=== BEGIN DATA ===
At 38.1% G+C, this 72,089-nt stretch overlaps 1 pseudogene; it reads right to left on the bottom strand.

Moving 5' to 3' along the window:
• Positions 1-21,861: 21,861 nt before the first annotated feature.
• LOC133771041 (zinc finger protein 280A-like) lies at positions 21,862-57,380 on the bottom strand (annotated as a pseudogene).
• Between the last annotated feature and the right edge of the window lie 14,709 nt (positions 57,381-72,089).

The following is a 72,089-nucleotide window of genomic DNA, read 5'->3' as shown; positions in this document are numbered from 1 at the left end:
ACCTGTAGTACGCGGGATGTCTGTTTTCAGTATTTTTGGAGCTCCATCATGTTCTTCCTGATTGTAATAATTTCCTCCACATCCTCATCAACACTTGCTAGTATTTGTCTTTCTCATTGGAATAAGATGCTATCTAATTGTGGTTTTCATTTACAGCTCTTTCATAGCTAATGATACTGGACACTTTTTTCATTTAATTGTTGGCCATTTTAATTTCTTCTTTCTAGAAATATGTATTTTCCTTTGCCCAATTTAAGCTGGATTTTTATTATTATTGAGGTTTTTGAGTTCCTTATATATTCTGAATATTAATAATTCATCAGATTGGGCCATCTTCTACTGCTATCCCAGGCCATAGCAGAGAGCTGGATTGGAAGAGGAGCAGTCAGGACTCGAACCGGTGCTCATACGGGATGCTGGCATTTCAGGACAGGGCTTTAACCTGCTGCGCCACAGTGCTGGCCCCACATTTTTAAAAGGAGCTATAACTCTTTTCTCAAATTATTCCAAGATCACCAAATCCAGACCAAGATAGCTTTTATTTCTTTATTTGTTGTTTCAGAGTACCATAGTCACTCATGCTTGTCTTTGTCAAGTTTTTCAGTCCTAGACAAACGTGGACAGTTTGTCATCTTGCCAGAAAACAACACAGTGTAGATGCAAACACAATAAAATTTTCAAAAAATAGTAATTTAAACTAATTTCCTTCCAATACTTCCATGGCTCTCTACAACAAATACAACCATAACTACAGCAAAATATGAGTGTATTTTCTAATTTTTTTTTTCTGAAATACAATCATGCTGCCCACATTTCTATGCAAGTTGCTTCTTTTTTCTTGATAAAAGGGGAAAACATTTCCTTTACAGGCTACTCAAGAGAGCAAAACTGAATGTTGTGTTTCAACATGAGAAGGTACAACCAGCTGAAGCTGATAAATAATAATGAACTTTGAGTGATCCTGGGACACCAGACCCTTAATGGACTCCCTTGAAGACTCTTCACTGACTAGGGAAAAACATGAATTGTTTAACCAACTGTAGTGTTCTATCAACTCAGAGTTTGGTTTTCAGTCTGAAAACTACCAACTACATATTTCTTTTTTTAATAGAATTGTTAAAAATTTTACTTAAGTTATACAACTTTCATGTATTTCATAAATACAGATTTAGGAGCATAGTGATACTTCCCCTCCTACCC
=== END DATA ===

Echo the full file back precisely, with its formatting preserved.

At 38.1% G+C, this 72,089-nt stretch overlaps 1 pseudogene; it reads right to left on the bottom strand.

Moving 5' to 3' along the window:
• Positions 1-21,861: 21,861 nt before the first annotated feature.
• LOC133771041 (zinc finger protein 280A-like) lies at positions 21,862-57,380 on the bottom strand (annotated as a pseudogene).
• Between the last annotated feature and the right edge of the window lie 14,709 nt (positions 57,381-72,089).

The following is a 72,089-nucleotide window of genomic DNA, read 5'->3' as shown; positions in this document are numbered from 1 at the left end:
ACCTGTAGTACGCGGGATGTCTGTTTTCAGTATTTTTGGAGCTCCATCATGTTCTTCCTGATTGTAATAATTTCCTCCACATCCTCATCAACACTTGCTAGTATTTGTCTTTCTCATTGGAATAAGATGCTATCTAATTGTGGTTTTCATTTACAGCTCTTTCATAGCTAATGATACTGGACACTTTTTTCATTTAATTGTTGGCCATTTTAATTTCTTCTTTCTAGAAATATGTATTTTCCTTTGCCCAATTTAAGCTGGATTTTTATTATTATTGAGGTTTTTGAGTTCCTTATATATTCTGAATATTAATAATTCATCAGATTGGGCCATCTTCTACTGCTATCCCAGGCCATAGCAGAGAGCTGGATTGGAAGAGGAGCAGTCAGGACTCGAACCGGTGCTCATACGGGATGCTGGCATTTCAGGACAGGGCTTTAACCTGCTGCGCCACAGTGCTGGCCCCACATTTTTAAAAGGAGCTATAACTCTTTTCTCAAATTATTCCAAGATCACCAAATCCAGACCAAGATAGCTTTTATTTCTTTATTTGTTGTTTCAGAGTACCATAGTCACTCATGCTTGTCTTTGTCAAGTTTTTCAGTCCTAGACAAACGTGGACAGTTTGTCATCTTGCCAGAAAACAACACAGTGTAGATGCAAACACAATAAAATTTTCAAAAAATAGTAATTTAAACTAATTTCCTTCCAATACTTCCATGGCTCTCTACAACAAATACAACCATAACTACAGCAAAATATGAGTGTATTTTCTAATTTTTTTTTTCTGAAATACAATCATGCTGCCCACATTTCTATGCAAGTTGCTTCTTTTTTCTTGATAAAAGGGGAAAACATTTCCTTTACAGGCTACTCAAGAGAGCAAAACTGAATGTTGTGTTTCAACATGAGAAGGTACAACCAGCTGAAGCTGATAAATAATAATGAACTTTGAGTGATCCTGGGACACCAGACCCTTAATGGACTCCCTTGAAGACTCTTCACTGACTAGGGAAAAACATGAATTGTTTAACCAACTGTAGTGTTCTATCAACTCAGAGTTTGGTTTTCAGTCTGAAAACTACCAACTACATATTTCTTTTTTTAATAGAATTGTTAAAAATTTTACTTAAGTTATACAACTTTCATGTATTTCATAAATACAGATTTAGGAGCATAGTGATACTTCCCCTCCTACCC